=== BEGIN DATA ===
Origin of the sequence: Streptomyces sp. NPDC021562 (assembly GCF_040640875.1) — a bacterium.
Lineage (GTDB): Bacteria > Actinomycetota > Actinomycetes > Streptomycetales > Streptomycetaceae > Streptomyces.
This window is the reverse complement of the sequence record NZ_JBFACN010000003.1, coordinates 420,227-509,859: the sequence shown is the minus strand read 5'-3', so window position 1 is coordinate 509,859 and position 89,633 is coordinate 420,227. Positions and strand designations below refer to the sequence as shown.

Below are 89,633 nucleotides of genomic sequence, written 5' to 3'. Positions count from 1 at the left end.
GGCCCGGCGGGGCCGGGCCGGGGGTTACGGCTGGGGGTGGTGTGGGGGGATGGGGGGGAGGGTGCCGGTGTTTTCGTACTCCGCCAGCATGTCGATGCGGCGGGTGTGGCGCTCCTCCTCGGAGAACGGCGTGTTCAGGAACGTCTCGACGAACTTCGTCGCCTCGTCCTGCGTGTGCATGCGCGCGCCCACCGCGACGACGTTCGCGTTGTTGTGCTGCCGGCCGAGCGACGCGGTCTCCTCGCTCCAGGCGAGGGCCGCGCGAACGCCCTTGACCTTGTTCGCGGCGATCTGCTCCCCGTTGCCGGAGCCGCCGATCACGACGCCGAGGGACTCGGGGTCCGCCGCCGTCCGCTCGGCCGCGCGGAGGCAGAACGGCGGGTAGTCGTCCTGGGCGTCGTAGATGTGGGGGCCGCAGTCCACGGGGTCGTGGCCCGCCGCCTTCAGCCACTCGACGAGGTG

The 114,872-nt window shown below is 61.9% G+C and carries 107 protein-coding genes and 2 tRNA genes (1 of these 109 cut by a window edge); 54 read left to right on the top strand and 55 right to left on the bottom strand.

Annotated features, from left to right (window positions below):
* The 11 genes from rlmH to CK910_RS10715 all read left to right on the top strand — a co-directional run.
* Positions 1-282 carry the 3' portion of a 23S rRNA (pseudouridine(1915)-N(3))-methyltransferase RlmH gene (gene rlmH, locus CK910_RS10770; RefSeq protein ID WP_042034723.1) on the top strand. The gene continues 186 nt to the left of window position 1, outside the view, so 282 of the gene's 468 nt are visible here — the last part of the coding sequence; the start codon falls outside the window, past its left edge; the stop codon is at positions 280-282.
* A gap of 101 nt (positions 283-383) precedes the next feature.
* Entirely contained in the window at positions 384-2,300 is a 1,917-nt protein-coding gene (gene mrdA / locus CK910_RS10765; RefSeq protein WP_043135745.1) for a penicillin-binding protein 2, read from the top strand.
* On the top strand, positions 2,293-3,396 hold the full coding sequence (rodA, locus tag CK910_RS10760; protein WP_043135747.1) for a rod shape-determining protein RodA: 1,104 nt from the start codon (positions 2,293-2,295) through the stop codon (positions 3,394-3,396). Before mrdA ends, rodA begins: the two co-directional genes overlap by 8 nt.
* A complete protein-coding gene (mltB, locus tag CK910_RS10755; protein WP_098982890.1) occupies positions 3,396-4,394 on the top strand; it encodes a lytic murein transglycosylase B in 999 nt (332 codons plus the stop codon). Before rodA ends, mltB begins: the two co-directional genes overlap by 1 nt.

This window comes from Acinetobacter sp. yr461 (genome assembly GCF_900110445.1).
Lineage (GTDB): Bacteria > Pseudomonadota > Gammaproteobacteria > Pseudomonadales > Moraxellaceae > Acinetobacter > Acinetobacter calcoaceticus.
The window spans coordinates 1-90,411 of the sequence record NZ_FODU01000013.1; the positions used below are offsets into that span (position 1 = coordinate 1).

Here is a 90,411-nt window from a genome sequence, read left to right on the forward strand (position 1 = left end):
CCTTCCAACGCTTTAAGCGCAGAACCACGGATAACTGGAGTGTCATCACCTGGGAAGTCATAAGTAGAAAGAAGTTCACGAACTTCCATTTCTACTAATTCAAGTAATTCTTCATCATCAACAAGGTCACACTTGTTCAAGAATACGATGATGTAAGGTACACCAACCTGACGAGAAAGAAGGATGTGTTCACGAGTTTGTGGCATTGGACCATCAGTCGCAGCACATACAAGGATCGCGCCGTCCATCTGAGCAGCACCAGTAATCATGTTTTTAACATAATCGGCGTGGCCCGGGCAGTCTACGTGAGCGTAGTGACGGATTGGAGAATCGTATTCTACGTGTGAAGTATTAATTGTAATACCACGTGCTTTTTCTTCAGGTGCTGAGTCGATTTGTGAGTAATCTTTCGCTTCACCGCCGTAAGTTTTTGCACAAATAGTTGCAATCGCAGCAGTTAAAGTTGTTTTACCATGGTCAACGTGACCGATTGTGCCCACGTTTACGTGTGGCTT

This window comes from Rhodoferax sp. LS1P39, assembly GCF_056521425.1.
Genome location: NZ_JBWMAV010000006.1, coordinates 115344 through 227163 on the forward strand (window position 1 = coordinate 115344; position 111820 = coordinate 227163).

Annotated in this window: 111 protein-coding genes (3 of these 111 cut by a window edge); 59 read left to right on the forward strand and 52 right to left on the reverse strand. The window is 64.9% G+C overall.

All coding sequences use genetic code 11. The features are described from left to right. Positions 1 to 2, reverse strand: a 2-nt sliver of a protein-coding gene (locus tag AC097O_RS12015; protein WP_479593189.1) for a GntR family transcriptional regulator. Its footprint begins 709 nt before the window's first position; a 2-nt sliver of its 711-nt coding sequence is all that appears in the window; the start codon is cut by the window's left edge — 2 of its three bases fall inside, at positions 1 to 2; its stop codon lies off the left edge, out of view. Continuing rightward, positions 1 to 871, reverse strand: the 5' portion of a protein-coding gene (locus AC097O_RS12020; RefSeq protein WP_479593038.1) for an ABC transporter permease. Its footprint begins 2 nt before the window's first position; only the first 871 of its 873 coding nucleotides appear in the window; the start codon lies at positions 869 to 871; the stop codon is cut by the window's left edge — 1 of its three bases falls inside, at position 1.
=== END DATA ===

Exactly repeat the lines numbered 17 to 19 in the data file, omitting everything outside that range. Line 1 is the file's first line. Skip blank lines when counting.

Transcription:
Here is a 90,411-nt window from a genome sequence, read left to right on the forward strand (position 1 = left end):
CCTTCCAACGCTTTAAGCGCAGAACCACGGATAACTGGAGTGTCATCACCTGGGAAGTCATAAGTAGAAAGAAGTTCACGAACTTCCATTTCTACTAATTCAAGTAATTCTTCATCATCAACAAGGTCACACTTGTTCAAGAATACGATGATGTAAGGTACACCAACCTGACGAGAAAGAAGGATGTGTTCACGAGTTTGTGGCATTGGACCATCAGTCGCAGCACATACAAGGATCGCGCCGTCCATCTGAGCAGCACCAGTAATCATGTTTTTAACATAATCGGCGTGGCCCGGGCAGTCTACGTGAGCGTAGTGACGGATTGGAGAATCGTATTCTACGTGTGAAGTATTAATTGTAATACCACGTGCTTTTTCTTCAGGTGCTGAGTCGATTTGTGAGTAATCTTTCGCTTCACCGCCGTAAGTTTTTGCACAAATAGTTGCAATCGCAGCAGTTAAAGTTGTTTTACCATGGTCAACGTGACCGATTGTGCCCACGTTTACGTGTGGCTT

This window comes from Rhodoferax sp. LS1P39, assembly GCF_056521425.1.